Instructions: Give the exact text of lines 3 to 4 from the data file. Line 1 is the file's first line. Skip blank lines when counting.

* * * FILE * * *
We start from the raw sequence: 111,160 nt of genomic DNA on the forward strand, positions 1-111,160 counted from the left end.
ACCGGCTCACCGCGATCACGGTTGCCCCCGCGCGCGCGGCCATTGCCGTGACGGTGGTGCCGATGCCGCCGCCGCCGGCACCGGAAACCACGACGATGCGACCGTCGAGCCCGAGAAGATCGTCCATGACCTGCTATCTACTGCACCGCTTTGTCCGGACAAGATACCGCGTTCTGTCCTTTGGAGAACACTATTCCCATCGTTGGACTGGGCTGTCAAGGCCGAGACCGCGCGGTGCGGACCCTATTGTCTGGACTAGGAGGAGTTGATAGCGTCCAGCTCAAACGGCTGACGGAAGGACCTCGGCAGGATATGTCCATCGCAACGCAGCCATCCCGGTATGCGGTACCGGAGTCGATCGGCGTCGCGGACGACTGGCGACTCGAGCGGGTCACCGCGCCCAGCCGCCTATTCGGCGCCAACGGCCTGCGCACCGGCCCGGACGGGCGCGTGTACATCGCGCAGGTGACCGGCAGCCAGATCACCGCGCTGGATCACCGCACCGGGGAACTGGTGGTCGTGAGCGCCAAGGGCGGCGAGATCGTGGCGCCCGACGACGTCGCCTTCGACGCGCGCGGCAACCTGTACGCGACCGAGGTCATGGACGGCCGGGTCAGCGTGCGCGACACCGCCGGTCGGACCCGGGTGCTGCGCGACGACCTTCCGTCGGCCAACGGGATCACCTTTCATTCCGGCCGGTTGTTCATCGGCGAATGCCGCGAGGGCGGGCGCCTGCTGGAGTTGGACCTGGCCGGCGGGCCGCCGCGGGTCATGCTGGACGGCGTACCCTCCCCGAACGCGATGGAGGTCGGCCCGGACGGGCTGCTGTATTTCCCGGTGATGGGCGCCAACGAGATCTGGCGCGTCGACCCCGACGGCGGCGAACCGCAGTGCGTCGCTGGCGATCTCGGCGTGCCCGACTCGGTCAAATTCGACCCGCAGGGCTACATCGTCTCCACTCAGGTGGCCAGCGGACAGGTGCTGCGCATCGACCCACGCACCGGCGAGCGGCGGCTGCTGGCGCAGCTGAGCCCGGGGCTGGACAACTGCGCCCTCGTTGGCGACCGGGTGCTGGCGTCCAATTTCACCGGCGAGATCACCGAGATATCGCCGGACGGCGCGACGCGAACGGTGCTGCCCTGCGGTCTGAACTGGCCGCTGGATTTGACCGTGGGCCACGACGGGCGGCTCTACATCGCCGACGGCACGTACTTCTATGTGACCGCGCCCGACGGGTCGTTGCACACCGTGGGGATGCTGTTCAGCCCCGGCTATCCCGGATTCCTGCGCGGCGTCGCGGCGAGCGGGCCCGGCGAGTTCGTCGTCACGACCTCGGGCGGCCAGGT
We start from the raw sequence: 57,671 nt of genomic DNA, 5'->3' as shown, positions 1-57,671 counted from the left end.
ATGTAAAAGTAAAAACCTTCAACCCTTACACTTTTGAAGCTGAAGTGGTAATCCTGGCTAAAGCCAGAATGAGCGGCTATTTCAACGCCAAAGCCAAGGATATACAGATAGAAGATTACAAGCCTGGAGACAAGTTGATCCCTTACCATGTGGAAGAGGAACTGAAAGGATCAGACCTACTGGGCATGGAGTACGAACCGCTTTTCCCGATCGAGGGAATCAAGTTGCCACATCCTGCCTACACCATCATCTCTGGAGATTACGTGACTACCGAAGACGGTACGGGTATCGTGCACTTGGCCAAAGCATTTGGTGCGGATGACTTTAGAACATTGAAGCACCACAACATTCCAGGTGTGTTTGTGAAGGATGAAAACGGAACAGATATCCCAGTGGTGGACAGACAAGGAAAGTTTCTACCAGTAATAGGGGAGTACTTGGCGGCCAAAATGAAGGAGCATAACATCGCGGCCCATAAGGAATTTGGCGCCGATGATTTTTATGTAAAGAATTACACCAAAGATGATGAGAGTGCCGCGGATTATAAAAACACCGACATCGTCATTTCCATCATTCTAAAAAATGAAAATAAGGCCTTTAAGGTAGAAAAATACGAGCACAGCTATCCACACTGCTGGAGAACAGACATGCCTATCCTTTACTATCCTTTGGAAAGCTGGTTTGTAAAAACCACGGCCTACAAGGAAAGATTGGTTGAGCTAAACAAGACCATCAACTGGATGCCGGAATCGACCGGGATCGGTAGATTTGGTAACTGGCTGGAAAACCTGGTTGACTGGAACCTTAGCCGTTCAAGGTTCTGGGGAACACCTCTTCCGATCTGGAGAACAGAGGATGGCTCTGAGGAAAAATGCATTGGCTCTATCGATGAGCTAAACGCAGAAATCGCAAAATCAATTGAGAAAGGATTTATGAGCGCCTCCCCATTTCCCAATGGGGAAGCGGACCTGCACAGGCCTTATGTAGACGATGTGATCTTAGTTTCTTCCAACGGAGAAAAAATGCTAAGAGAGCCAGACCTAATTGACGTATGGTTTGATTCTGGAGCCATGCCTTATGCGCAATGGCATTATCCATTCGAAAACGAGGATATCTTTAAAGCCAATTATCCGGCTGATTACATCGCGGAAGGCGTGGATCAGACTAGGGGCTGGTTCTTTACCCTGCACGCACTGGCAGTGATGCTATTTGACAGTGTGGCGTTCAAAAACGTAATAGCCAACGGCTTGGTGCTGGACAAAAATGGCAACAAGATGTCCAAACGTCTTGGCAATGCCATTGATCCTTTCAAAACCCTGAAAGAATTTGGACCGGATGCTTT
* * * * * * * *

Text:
We start from the raw sequence: 57,671 nt of genomic DNA, 5'->3' as shown, positions 1-57,671 counted from the left end.
ATGTAAAAGTAAAAACCTTCAACCCTTACACTTTTGAAGCTGAAGTGGTAATCCTGGCTAAAGCCAGAATGAGCGGCTATTTCAACGCCAAAGCCAAGGATATACAGATAGAAGATTACAAGCCTGGAGACAAGTTGATCCCTTACCATGTGGAAGAGGAACTGAAAGGATCAGACCTACTGGGCATGGAGTACGAACCGCTTTTCCCGATCGAGGGAATCAAGTTGCCACATCCTGCCTACACCATCATCTCTGGAGATTACGTGACTACCGAAGACGGTACGGGTATCGTGCACTTGGCCAAAGCATTTGGTGCGGATGACTTTAGAACATTGAAGCACCACAACATTCCAGGTGTGTTTGTGAAGGATGAAAACGGAACAGATATCCCAGTGGTGGACAGACAAGGAAAGTTTCTACCAGTAATAGGGGAGTACTTGGCGGCCAAAATGAAGGAGCATAACATCGCGGCCCATAAGGAATTTGGCGCCGATGATTTTTATGTAAAGAATTACACCAAAGATGATGAGAGTGCCGCGGATTATAAAAACACCGACATCGTCATTTCCATCATTCTAAAAAATGAAAATAAGGCCTTTAAGGTAGAAAAATACGAGCACAGCTATCCACACTGCTGGAGAACAGACATGCCTATCCTTTACTATCCTTTGGAAAGCTGGTTTGTAAAAACCACGGCCTACAAGGAAAGATTGGTTGAGCTAAACAAGACCATCAACTGGATGCCGGAATCGACCGGGATCGGTAGATTTGGTAACTGGCTGGAAAACCTGGTTGACTGGAACCTTAGCCGTTCAAGGTTCTGGGGAACACCTCTTCCGATCTGGAGAACAGAGGATGGCTCTGAGGAAAAATGCATTGGCTCTATCGATGAGCTAAACGCAGAAATCGCAAAATCAATTGAGAAAGGATTTATGAGCGCCTCCCCATTTCCCAATGGGGAAGCGGACCTGCACAGGCCTTATGTAGACGATGTGATCTTAGTTTCTTCCAACGGAGAAAAAATGCTAAGAGAGCCAGACCTAATTGACGTATGGTTTGATTCTGGAGCCATGCCTTATGCGCAATGGCATTATCCATTCGAAAACGAGGATATCTTTAAAGCCAATTATCCGGCTGATTACATCGCGGAAGGCGTGGATCAGACTAGGGGCTGGTTCTTTACCCTGCACGCACTGGCAGTGATGCTATTTGACAGTGTGGCGTTCAAAAACGTAATAGCCAACGGCTTGGTGCTGGACAAAAATGGCAACAAGATGTCCAAACGTCTTGGCAATGCCATTGATCCTTTCAAAACCCTGAAAGAATTTGGACCGGATGCTTT